Rising wage inequality in the U.S. has also contributed to the shortfall facing Social Security. Wages above the taxable maximum have increased at a faster rate than average wages, meaning a larger share of Americans’ earnings are thus above the cap and not being taxed. While nearly 90 percent of earned income was below the taxable maximum in the early 1980s, today that number is 82.5 percent. As the percentage of national income subject to the Social Security taxes dwindles, funding for the program erodes .
Some of Social Security’s Provisions May Be Outdated
Beyond solvency issues, some Social Security provisions have become outdated over the years. The 1972 legislation set a special minimum benefit for low earners who have long careers, but this has become irrelevant for new claimants because the special minimum benefit was indexed to prices, whereas benefits under the standard Social Security formula are indexed to wages. As wages have grown faster than prices over the years, standard benefits have risen in real terms while the special minimum benefit has not, and the special minimum benefit is now worth less than the standard benefit calculation for new claimants. Furthermore, under either calculation, the benefits that long-career minimum wage earners receive are insufficient to keep them above the poverty line.
Spousal benefits were also developed with an earlier generation in mind. In most cases, the spouse of a covered worker who reaches eligibility age is guaranteed a monthly OASI benefit that is at least half of their spouse’s (the covered worker’s).4 This is true both for those who have not earned any Social Security benefits on the basis of their own earnings and for those whose old-age benefit based upon their own earnings record would be smaller than half of their spouse’s benefit (for whom the spousal benefit tops up their worker benefit).5 With more two-earner couples in the workforce than ever before, many of those who receive spousal benefits exceeding any old-age benefit on the basis of their own earnings are those fortunate enough to be married to a high-earning individual.6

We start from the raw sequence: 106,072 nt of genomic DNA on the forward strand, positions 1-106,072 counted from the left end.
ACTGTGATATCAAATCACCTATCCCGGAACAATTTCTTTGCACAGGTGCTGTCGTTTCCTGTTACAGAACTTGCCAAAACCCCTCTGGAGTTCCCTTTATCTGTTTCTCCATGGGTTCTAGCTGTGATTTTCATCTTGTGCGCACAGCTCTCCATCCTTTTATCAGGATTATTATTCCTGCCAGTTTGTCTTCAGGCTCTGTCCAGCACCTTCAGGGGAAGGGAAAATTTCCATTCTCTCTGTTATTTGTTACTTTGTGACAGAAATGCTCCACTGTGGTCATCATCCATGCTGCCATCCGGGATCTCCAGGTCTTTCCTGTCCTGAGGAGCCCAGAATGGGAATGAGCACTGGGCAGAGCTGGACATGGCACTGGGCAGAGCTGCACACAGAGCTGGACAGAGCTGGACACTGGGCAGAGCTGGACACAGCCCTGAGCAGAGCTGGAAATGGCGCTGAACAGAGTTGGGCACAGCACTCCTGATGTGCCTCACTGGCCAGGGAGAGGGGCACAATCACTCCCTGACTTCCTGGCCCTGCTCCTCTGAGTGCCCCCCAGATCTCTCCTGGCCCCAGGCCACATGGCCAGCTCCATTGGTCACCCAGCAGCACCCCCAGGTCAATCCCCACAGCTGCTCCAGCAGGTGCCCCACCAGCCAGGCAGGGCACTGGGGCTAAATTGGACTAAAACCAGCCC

An additional issue, resulting from increased longevity, is that benefits are becoming inadequate for workers who retire early and/or live long lives. Almost 40 percent of American workers who turned 62 in 2013 claimed benefits that year, meaning that they claimed at their earliest eligibility age. Those with lower lifetime earnings are more likely to claim Social Security benefits as soon as they are available, often due to a lack of personal savings, higher likelihood of unemployment, or the nature of the occupations in which many are employed. Under the current system, however, the earlier a beneficiary decides to receive payments, the greater the reduction in their monthly benefits. The impact of this reduction compounds as beneficiaries live longer in retirement, increasing the risk that they outlive their savings and cannot get by on reduced Social Security benefits alone. While claiming at age 62 may be the only option for some Americans who can no longer work, the early-claiming opportunity also simply appears attractive to others and puts both groups at risk of inadequate income later in old age.
Social Security is the bedrock of retirement security for most Americans. But to maintain that position, it needs to be modernized and put on more secure footing. There are literally hundreds of proposals to improve the system that have been introduced over the last several years. Policymakers should give them serious consideration and do so in the context of the entire American retirement system, as BPC’s Commission on Retirement Security and Personal Savings is attempting to do.
The longer Social Security reform is put off, the less time there will be to phase changes in and give future retirees time to adjust. As we celebrate all that Social Security has done over the last 80 years to improve retirement security in America and assist some of the most vulnerable in society, we should consider how to ensure that it continues to do so for the next 80 years to come.
Brian Collins contributed to this post.
1 This 1935 law also established ongoing federal support for state-run unemployment insurance and means-tested safety-net programs for certain categories of Americans, focusing on impoverished mothers, children, and Americans over age 65, as well as children with disabilities. These programs were the forerunners of the modern American social insurance and welfare state. Medicare and Medicaid were added to the Social Security Act in 1965. Supplemental Security Income was added in 1972. The original 1935 Aid to Dependent Children program was expanded over the years and then transformed into the modern Temporary Assistance to Needy Families program in the 1996 welfare reform.
2 Some workers, such as those employed by certain state and local governments, are not covered by Social Security.
3 The trust funds also earn interest on these securities and are credited with a portion of the revenue generated by the income taxation of Social Security benefits.
4 Individuals can receive benefits based on a former spouse’s work record if the marriage lasted at least 10 years.
5 Special rules apply for spouses who worked outside of covered employment. For more information, see here.
6 Couples can sometimes game the system to increase their lifetime OASI benefits through claiming strategies that utilize arcane aspects of the spousal benefit and other program rules.